This narrative about some sort of “insurrection” taking place has only continued to grow.
“There Was An Insurrection Last Week And No One Noticed,” read a Tuesday headline on right-wing website PJ Media. (An editor’s note at the bottom of that article asks readers for help to “fight back against the lying liberal media who will do anything to preserve their leftist narrative.”)
In their own extensive coverage of the event, Fox News reporters and TV hosts labeled the protesters “zealots,” “insurrectionists,” a “climate militia” and “villain of the day,” according to clips compiled by media watchdog group Media Matters. One Fox News headline declared the scene outside the Interior Department as “reminiscent of Jan. 6,” using a partial quote from far-right media activist and troll Andy Ngo.
Rep. Gregory Steube (R-Fla.) spent his allotted time during a Thursday congressional hearing interrogating Attorney General Merrick Garland about the demonstration.
“Just last week, on Oct. 14, a group of extremist, environmental and ‘Indigenous’ protestors forced their way into the Department of Interior,” Steube said, using air quotes when he said the word Indigenous. “They fought with and injured security and police officers, sending some of those officers to the hospital. The extremists violently pushed their way into a restricted government building in an attempt to thwart the work of the Department of the Interior.”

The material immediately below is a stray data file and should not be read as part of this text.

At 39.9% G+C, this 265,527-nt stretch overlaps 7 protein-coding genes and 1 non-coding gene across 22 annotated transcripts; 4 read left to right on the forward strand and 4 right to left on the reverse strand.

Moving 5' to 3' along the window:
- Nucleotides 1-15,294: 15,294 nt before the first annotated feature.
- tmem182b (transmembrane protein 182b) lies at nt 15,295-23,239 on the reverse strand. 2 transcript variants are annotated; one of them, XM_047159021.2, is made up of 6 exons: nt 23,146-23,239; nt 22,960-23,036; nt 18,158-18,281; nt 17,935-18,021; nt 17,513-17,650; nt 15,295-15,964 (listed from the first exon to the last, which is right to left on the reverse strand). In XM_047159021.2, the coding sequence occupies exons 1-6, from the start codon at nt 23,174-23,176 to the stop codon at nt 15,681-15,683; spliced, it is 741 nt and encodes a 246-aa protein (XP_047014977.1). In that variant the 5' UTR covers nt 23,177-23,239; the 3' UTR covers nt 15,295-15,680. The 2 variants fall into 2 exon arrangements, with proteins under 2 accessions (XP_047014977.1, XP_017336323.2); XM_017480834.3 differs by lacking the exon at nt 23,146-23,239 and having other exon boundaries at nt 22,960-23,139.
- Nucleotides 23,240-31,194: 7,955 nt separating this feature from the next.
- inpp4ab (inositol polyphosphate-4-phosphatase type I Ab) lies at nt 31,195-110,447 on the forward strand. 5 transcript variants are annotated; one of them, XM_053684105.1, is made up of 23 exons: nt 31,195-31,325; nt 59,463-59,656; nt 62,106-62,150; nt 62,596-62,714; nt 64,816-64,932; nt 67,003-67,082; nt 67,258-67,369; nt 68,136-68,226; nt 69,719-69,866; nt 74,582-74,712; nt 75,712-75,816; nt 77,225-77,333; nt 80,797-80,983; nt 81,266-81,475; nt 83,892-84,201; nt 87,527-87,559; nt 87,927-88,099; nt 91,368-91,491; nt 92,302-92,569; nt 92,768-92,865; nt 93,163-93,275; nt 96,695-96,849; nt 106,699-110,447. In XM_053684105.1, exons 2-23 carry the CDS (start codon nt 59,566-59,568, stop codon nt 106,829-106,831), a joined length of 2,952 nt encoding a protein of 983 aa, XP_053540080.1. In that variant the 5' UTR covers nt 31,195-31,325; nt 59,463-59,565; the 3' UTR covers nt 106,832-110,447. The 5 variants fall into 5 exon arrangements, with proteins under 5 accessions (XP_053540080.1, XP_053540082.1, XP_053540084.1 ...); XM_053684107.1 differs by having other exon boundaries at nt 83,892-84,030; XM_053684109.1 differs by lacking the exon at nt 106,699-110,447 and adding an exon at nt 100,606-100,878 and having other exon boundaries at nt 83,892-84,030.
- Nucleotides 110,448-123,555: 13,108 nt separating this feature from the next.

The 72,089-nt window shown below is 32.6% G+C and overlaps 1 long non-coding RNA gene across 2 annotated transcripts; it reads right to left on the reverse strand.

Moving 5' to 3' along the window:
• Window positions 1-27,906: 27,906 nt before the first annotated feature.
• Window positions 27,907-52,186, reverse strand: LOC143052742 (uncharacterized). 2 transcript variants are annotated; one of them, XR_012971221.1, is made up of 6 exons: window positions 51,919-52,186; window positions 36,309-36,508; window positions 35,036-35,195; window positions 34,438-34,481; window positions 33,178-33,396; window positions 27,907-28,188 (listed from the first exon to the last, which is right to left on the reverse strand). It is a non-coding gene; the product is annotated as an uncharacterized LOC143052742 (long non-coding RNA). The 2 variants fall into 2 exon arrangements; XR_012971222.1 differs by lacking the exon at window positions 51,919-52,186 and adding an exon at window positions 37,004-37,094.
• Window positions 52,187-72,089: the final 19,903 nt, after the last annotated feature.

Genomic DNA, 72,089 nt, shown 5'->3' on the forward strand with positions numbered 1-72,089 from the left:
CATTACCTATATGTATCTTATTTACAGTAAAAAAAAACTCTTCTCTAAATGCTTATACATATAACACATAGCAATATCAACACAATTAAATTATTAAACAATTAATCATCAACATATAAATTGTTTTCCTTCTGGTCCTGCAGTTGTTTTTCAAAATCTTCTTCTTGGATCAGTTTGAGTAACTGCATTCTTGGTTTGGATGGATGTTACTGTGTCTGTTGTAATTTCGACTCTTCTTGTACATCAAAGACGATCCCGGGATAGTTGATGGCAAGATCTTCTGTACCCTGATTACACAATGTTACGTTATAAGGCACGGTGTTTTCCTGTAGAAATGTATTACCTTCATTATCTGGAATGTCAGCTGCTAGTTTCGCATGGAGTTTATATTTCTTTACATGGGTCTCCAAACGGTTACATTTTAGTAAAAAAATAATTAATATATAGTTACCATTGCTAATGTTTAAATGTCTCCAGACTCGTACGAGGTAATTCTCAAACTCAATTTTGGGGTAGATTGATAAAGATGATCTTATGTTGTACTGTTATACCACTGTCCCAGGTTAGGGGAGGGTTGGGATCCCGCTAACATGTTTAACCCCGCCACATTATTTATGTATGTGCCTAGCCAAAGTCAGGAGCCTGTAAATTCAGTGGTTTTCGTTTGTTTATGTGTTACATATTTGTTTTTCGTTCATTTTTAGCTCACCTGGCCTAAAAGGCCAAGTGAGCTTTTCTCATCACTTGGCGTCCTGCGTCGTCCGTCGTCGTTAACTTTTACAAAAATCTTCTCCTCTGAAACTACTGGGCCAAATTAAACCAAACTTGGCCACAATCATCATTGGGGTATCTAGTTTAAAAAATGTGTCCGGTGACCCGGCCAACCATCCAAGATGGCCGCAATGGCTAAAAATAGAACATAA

Steube later held up two photographs — one from Jan. 6 and the other from the Oct. 14 protest at Interior — and asked Garland if he’d call both incidents domestic terrorism. Garland said it was the first he’d heard about the incident, but that the Justice Department “doesn’t care whether the violence comes from the left or from the right.”
“I’m not going to be able to resolve a legal determination based on one picture,” Garland added. “In the Jan. 6 case, we have terabytes of video which disclose exactly what happened.”
The Federal Protective Service, a division of the Department of Homeland Security that provides security at federal buildings, did not provide HuffPost with updated information about injuries to officers or the assault charges on Friday.
Steube later declared on Twitter that Garland’s response “demonstrates their clear politicization of the DOJ.”
The Florida congressman did condemn the Jan. 6 attack. But he was also among dozens of Republicans who promoted Trump’s “big lie” of a rigged presidential election that ultimately fueled the Capitol insurrection. And days after the riot, he joined 146 other Republicans in voting to overturn the 2020 election results.
Later, in June, he voted against honoring Capitol police who responded to the Capitol on Jan. 6.
Ryan Reilly contributed reporting.